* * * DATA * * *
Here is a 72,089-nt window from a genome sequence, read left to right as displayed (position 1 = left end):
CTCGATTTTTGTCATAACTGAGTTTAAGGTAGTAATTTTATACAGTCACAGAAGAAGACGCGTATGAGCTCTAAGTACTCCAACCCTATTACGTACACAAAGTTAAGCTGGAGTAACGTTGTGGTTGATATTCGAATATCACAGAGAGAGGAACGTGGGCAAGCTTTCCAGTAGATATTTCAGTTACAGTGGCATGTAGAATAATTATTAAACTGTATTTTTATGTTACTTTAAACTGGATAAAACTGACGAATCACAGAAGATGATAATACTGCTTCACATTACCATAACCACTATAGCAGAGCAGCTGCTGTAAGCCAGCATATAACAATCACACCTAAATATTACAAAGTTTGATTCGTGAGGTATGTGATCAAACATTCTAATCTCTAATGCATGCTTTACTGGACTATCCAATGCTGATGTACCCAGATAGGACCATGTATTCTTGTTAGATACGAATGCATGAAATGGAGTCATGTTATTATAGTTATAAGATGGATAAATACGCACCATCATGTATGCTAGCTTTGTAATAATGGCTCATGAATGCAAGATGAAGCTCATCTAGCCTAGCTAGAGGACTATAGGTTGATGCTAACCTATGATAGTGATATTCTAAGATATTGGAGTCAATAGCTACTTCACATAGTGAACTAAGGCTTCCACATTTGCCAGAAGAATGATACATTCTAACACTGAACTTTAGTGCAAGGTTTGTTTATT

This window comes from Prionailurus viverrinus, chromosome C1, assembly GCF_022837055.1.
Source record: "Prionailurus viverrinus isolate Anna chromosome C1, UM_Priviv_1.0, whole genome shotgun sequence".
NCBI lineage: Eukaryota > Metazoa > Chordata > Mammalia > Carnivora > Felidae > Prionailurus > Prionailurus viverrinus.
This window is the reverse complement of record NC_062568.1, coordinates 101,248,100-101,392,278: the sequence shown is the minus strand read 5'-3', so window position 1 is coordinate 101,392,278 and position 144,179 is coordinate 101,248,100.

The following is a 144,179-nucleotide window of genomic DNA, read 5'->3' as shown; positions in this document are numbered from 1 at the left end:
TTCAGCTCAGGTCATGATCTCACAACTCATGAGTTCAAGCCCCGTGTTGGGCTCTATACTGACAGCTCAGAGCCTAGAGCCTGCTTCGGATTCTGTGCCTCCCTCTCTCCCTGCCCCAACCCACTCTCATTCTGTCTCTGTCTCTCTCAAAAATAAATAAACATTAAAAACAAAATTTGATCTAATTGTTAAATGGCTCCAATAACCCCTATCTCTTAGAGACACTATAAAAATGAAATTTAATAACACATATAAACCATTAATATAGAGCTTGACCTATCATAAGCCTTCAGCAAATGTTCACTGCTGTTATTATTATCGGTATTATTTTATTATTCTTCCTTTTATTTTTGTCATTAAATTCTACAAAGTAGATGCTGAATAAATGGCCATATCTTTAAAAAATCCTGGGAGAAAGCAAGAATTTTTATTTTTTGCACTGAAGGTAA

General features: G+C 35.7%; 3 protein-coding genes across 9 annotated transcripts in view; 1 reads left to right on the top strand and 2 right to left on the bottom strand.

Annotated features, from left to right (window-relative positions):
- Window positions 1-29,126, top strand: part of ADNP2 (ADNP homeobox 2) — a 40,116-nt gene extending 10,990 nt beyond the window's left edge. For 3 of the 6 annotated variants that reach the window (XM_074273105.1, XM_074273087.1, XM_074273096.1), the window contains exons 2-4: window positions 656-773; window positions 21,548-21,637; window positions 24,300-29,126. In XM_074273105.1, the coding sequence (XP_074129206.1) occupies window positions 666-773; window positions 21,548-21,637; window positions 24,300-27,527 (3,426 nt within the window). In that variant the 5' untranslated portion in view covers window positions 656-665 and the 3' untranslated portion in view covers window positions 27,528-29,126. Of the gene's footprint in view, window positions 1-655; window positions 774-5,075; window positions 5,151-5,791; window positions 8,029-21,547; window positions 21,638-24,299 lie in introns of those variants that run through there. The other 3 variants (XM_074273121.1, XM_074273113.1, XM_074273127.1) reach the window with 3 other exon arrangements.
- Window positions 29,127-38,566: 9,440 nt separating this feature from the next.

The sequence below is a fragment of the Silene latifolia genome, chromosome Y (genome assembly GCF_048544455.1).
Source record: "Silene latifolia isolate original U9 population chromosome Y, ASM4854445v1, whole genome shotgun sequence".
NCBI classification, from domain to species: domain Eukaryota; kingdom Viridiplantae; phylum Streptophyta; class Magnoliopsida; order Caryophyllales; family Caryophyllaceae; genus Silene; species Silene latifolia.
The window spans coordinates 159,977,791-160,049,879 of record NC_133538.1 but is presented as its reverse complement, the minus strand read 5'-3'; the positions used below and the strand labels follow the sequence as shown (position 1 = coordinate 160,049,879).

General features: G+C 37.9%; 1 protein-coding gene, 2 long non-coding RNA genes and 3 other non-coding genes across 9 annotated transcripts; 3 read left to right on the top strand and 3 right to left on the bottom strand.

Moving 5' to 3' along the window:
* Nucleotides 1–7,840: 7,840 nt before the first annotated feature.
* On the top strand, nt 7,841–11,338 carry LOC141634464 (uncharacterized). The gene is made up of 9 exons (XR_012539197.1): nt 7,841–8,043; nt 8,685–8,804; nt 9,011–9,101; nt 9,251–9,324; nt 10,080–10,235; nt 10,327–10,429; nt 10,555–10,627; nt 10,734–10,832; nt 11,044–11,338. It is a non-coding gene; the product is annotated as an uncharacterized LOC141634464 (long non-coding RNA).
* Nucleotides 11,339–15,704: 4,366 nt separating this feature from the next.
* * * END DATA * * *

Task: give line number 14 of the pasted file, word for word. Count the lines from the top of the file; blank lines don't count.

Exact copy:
Source record: "Silene latifolia isolate original U9 population chromosome Y, ASM4854445v1, whole genome shotgun sequence".